Courts disagree whether e-commerce websites may be held liable in product liability cases, many of which have involved Amazon.com.
Cases in which the decisions have gone against online platforms include:
- Kisha Loomis v. Amazon.com LLC, April 26, 2021, in which a California state appeals court overturned a lower court and held that the state’s strict products liability law applied to Amazon in a case in which a hoverboard purchased through Amazon caught fire while it was being recharged and injured the plaintiff.
- State Farm Fire & Casualty Co. v. Amazon.com Services Inc., Dec. 8, 2020, in which the New York Supreme Court in Syracuse, a trial court, held, in a case where a Chinese-made wireless thermostat controller caused a fire, that under New York law Amazon exercised sufficient control over the product to be considered among “retailers and distributors” and denied its motion for summary judgment.
- Oberdorf v. Amazon Inc., July 3, 2019, in which the 3rd U.S. Circuit Court of Appeals in Philadelphia held that Amazon was a seller under Pennsylvania’s strict products liability law, allowing litigation to proceed in a case involving a defective retractable dog leash that recoiled, resulting in the plaintiff’s permanent blindness in one eye.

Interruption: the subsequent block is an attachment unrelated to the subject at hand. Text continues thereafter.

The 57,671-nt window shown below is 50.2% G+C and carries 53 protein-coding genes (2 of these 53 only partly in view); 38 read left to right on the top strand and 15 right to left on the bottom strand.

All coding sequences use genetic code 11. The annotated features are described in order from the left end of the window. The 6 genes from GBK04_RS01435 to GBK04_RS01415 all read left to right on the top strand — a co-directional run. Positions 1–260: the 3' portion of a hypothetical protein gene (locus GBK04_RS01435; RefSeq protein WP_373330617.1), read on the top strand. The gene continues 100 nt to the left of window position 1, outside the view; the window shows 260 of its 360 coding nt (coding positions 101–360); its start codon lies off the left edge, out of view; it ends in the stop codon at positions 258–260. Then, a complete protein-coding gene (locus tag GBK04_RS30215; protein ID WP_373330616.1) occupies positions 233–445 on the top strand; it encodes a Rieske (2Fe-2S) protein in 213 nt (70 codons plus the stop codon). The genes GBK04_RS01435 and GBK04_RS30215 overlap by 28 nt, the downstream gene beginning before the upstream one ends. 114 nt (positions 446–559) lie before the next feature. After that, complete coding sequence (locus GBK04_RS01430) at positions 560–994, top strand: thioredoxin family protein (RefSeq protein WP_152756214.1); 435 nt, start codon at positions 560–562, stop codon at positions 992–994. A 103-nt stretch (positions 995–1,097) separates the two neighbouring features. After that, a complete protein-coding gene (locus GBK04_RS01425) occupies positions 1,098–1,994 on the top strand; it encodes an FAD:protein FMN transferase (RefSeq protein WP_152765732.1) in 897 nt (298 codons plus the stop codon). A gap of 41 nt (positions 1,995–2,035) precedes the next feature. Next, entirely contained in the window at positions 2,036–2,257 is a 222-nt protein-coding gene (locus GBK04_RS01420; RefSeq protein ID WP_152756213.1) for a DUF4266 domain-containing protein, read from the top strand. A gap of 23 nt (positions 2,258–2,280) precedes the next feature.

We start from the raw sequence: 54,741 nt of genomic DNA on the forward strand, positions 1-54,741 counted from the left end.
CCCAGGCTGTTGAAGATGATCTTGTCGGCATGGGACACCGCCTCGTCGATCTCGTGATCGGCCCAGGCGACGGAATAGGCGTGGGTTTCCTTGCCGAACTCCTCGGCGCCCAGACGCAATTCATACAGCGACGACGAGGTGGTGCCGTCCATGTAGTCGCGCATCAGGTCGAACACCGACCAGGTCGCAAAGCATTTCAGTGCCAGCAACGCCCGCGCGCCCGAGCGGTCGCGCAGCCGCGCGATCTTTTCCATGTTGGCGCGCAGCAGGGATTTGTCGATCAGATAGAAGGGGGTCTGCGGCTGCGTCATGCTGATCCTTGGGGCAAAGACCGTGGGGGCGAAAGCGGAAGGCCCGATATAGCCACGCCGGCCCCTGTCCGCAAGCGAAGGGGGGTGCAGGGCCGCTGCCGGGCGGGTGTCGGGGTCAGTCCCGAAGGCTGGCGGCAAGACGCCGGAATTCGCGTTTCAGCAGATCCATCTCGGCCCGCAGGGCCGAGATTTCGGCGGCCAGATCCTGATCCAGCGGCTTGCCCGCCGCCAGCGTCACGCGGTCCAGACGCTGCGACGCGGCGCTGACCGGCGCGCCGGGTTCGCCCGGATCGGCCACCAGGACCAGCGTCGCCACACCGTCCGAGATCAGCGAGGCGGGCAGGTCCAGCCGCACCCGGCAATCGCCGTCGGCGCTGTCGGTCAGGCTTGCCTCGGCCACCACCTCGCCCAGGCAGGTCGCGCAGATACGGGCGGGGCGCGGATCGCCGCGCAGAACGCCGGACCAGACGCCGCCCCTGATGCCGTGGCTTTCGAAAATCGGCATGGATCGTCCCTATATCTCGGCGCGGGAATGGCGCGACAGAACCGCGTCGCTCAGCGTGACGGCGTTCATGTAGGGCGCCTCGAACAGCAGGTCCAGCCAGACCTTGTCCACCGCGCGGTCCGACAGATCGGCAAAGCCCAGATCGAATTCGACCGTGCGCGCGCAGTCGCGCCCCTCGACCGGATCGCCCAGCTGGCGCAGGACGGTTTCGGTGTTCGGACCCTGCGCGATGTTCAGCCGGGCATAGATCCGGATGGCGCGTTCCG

Cases with rulings in favor of online retailers include:
- Berkley Regional Insurance Co. v. John Doe Battery Manufacturer et al., Jan. 24, 2023, in which the U.S. District Court in St. Paul ruled that under Minnesota law Amazon was not liable for more than $3 million in fire damage allegedly caused by a cellphone battery it sold on behalf of a Chinese company.
- Great Northern Insurance Co. v. Amazon.com Inc., March 9, 2021, in which the U.S. District Court in Chicago, in a hoverboard fire-related case filed by a homeowner’s insurer, agreed with Amazon that it could not be considered a seller under Illinois law.
- State Farm Fire & Casualty Co. v. Amazon.com, Nov. 17, 2019, another case involving a hoverboard that ignited, in which the 9th U.S. Circuit Court of Appeals in San Francisco upheld a lower-court decision against the homeowner’s insurer and ruled Amazon could not be held liable under Arizona’s strict liability laws.